Baths and sports life were parts of the ancient Greek and Roman cultures and the people of those times were not famous for their prudery. Mainly for doing sports ladies wore two-piece suits similar to bikinis, covering that needed to be covered. After the spread of Christianity, the period of pudicity came, thus public bathing was not too popular either. In Hungary there were periods when baths became fashionable, for example during the Renaissance or the Ottoman occupation. The bathing culture was not part of common people’s lives until the 18th century, when a change came about and it started prospering as of the turn of the 19th and 20th centuries.
Bathing costumes were not really different from the street wear in the 19th century as the smock-like creations covered women’s whole bodies. They preferred fabrics that did not become translucent when they got wet, for example linen or calico. Weights were sewn in the hems of bathing costumes preventing their unpleasant floating up on the water. In the following century, ladies went swimming in knee-length coveralls that had bathing-stockings as well in order to cover legs. Men enjoyed water-sports in long-sleeved and knee-length cotton maillots. Wooden bathing machines were made, which shows the modesty of the Victorian Age. Bathers could enter these huts and then they were hauled into the water without being watched in bathing suit by others.
Later at the beginning of the 20th century, women’s emancipation had its impact on women’s clothes and – slowly but surely – on bathing suit shortening. Besides that, swimming became a competitive sport that required more comfortable and practical pieces. Despite that in 1907 swimmer Annette Kellermann posing in a too-tight swimsuit was arrested for transgressing standards of public decency. A legendary photo remained of the lady in slinky bathing suit. The bathing costumes of the 1920s could have been mistaken for short summer dresses, but the proper length was taken very seriously by beach-guards. During the 1930s, swimsuits got more familiar shapes for 21th-century eyes.
In 1946, Jacques Heim ‘invented’ the high-waisted, two-piece swimsuit that revealed a part of the belly. The ‘Atome’ was advertised as the ‘world’s smallest bathing suit’. French engineer Louis Réard thought that further: he saw the secret of success in the exposed navel and the modern bikini was born. The word does not refer to the two pieces (‘bi’) but to its revolutionary idea. Absurdly, it was named after the Micronesian Bikini Atoll, the site of the US nuclear tests. America was characterised by an odd nuclear cult during the ‘50s. They even had Miss Atom Bomb contests for a couple of years. The bikini wasn’t an unmarred success, first it was regarded scandalous. Only the stripper Micheline Bernardini was willing to present the prototype to the great public.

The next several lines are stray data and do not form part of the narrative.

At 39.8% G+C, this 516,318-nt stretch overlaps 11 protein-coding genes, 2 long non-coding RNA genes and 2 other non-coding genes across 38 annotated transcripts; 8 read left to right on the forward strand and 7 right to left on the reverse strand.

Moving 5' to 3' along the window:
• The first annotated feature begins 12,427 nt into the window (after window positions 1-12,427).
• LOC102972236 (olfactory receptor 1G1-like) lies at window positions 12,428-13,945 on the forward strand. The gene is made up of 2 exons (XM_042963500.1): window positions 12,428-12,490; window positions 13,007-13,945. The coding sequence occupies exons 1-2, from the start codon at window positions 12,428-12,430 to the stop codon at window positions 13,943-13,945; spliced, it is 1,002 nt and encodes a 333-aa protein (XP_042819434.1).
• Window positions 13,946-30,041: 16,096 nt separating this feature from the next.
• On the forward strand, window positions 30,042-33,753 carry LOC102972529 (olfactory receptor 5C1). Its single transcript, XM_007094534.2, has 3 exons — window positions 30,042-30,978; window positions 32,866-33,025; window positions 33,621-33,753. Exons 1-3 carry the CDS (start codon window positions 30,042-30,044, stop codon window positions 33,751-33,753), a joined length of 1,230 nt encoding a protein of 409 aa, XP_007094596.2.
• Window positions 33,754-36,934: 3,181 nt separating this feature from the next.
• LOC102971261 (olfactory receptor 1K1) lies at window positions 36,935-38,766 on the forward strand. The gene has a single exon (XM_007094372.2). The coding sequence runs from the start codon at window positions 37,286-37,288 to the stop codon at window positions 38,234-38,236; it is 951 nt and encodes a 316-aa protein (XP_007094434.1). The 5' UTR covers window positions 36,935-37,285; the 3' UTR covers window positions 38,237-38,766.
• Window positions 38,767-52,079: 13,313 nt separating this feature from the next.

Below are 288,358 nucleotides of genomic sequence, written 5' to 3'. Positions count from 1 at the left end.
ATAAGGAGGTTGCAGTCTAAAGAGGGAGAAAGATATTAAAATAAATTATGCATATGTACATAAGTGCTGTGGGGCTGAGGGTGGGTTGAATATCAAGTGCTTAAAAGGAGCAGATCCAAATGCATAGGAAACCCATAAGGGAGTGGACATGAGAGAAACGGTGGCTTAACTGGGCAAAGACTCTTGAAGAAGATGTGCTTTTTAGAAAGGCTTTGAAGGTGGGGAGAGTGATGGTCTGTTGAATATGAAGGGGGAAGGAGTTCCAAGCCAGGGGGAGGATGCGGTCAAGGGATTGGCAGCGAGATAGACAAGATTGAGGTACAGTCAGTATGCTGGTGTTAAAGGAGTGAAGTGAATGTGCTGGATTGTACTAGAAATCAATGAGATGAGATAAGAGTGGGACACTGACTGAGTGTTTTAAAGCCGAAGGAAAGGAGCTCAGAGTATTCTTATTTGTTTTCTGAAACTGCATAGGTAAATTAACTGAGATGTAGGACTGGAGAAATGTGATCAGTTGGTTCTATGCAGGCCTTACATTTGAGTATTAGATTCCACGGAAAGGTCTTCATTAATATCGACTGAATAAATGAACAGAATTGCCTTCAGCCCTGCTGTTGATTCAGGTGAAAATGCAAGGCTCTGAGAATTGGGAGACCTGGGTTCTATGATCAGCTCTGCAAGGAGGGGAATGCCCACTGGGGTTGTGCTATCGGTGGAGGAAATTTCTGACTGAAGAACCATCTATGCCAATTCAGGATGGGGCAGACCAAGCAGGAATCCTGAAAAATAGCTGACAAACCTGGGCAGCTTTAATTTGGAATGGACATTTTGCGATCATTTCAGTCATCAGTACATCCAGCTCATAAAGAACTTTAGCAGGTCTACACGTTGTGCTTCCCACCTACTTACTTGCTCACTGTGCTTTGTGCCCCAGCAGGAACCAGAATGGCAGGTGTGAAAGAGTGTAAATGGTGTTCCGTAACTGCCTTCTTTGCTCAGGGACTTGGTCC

Several years had to pass until indignation faded away and the bikini was ‘canonized’. Brigitte Bardot wore it in Manina (The Girl in the Bikini) in 1953. An iconic photo was taken of her at the time of promotions in Cannes. Owing to film-stars, the bikini became popular quickly and many of its wearers were put down in film history with their bikini-scenes: Ursula Andress in the first James Bond film Dr. No (1962) or Carrie Fisher in the Return of the Jedi (1983).
Since then, people tried to improve bikini in many ways, for example the bra with inflatable air-chambers, which had mixed reception. The monokini that does not cover busts was invented in the 1960s, with two straps in the beginning. As of the ‘70s, the swim panty that started shrinking significantly became a fashion historical phenomenon and was called ‘tanga’ or ‘thong’. Its name originates from a Brazilian tribe, who wore it traditionally. The innovation of the 1980s was the high-cut – mainly one-piece – swimsuit that will be an eternal memory for the children of the ‘90s thanks to Baywatch.
And now let’s go back to the unworthily-hushed-up men’s swim wear. After the one-piece maillot that was typical even during the turn of the 19th and 20th centuries, the evolution of this fashion was broken: gentlemen put on high-waisted briefs or simple drawers or trunks for bathing. The revolutionary ‘fecske’ (swallow) started its conquest in Hungary during the 1950s and 60s. It was made of calico and later nylon, was usually blue with two white stripes and a tying-string. Due to its shape, it always slipped up on the stomach – leaving the thighs uncovered (in the best case). Afterwards, less slippery, tight swimming trunks arrived as well as flower-patterned knee-length surf shorts.
What a fortunate evolution history we are through! As people became more and more open-minded, they got rid of unnecessary clothes that covered their bodies and burdened them in bathing and swimming. A lot of things have changed only in the past fifty years, just think about the downfall of ‘fecske’. Regarding women’s bathing suits, the coarse thongs and high-cut swimsuits of the ’80 and ‘90s went out of fashion, but the strongly-shaped, feminine retro swimsuits that cover more of the body are here to conquer fashion again.
Translated by Zita Aknai